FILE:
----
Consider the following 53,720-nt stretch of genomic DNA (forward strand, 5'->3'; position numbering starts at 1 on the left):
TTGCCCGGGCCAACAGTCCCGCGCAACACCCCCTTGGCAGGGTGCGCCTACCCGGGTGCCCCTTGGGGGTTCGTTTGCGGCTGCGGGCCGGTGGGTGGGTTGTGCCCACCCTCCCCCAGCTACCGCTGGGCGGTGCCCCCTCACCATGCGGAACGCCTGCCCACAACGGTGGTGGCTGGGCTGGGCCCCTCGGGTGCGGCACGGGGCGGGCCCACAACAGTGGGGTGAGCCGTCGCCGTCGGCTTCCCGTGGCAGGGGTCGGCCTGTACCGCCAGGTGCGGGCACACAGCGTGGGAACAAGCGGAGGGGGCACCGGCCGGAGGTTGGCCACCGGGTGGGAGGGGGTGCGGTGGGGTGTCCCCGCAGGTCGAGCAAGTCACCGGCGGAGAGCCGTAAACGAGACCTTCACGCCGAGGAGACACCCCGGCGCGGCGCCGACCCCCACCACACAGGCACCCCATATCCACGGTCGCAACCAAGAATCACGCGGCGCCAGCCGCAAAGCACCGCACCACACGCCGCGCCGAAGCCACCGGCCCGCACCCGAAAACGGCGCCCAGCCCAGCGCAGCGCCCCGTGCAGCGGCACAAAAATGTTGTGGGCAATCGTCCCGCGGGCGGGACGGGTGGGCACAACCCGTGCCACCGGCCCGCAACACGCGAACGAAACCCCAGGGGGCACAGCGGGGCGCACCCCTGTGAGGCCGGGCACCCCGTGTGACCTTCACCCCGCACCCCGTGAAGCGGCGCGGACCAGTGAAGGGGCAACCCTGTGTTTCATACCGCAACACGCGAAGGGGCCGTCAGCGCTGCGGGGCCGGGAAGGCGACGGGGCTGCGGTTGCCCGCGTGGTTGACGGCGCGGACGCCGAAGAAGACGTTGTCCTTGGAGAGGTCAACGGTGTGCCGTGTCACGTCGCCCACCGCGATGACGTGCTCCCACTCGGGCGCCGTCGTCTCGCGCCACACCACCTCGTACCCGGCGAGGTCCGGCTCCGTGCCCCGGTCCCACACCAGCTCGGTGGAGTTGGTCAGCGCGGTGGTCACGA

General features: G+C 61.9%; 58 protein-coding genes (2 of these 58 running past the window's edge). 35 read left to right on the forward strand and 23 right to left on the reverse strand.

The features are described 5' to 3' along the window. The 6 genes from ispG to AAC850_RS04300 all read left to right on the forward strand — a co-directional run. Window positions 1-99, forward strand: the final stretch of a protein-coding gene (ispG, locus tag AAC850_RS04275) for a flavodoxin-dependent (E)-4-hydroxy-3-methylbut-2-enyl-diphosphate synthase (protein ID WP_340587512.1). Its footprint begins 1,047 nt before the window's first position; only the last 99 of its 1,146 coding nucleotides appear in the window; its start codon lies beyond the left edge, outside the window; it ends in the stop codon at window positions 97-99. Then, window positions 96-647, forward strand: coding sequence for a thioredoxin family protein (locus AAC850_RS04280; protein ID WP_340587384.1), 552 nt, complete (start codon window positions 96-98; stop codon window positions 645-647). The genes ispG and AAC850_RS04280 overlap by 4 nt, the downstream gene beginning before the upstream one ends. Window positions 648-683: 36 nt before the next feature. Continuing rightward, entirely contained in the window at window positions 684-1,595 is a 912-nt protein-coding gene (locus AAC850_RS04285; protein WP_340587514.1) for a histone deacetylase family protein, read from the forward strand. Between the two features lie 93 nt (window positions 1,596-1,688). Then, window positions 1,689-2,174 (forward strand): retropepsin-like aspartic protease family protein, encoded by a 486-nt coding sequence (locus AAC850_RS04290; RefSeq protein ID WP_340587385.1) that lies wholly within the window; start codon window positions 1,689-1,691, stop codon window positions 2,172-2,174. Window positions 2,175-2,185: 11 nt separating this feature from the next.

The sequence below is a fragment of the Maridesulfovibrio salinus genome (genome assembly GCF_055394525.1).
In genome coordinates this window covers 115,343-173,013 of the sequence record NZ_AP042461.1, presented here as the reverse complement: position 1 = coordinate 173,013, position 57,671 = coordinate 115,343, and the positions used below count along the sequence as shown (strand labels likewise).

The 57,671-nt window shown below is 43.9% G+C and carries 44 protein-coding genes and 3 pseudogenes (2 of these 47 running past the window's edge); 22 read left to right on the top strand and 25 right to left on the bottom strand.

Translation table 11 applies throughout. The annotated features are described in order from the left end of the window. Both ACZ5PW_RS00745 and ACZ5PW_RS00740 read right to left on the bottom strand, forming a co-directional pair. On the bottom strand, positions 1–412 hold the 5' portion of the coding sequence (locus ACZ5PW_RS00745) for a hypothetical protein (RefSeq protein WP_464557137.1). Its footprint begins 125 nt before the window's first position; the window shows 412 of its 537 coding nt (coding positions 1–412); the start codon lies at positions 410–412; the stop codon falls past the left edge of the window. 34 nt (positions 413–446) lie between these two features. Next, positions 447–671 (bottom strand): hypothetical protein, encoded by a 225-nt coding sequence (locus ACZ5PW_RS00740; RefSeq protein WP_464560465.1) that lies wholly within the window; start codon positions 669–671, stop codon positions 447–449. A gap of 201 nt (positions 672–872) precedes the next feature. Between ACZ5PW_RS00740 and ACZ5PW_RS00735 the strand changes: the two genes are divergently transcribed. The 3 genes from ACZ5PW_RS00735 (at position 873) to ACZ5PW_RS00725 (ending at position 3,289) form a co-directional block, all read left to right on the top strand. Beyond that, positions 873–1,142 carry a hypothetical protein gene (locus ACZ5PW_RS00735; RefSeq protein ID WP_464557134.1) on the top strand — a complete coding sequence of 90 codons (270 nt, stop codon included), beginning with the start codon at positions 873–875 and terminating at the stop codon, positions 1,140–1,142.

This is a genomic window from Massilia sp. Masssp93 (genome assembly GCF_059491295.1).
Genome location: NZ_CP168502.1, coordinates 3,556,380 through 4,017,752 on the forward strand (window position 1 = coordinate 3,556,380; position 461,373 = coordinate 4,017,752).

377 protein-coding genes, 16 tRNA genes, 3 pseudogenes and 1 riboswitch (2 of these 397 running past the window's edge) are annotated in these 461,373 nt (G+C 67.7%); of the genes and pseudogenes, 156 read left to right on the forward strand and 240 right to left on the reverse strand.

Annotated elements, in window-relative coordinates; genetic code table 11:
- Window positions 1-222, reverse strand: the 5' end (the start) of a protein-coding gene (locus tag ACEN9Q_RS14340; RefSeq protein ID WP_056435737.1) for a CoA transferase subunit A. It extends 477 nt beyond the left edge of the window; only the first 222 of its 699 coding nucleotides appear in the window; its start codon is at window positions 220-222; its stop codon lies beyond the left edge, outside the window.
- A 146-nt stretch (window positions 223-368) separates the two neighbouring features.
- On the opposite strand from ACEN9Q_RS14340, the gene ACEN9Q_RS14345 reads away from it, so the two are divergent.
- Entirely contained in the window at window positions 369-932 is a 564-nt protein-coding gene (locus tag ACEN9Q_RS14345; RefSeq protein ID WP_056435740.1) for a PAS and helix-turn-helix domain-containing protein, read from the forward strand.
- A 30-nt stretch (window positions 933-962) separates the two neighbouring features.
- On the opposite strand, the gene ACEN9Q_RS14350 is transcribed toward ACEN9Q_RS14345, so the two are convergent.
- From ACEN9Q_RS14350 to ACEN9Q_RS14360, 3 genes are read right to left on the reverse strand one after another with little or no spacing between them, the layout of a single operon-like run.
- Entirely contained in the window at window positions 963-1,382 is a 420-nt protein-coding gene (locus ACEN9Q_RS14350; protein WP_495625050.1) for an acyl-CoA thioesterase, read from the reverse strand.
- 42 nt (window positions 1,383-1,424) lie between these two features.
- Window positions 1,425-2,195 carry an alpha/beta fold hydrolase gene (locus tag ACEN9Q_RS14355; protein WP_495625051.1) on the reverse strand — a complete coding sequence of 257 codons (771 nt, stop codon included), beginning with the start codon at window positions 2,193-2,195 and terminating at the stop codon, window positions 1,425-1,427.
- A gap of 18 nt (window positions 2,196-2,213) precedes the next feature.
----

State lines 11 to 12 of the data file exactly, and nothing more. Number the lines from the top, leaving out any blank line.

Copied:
377 protein-coding genes, 16 tRNA genes, 3 pseudogenes and 1 riboswitch (2 of these 397 running past the window's edge) are annotated in these 461,373 nt (G+C 67.7%); of the genes and pseudogenes, 156 read left to right on the forward strand and 240 right to left on the reverse strand.

Annotated elements, in window-relative coordinates; genetic code table 11: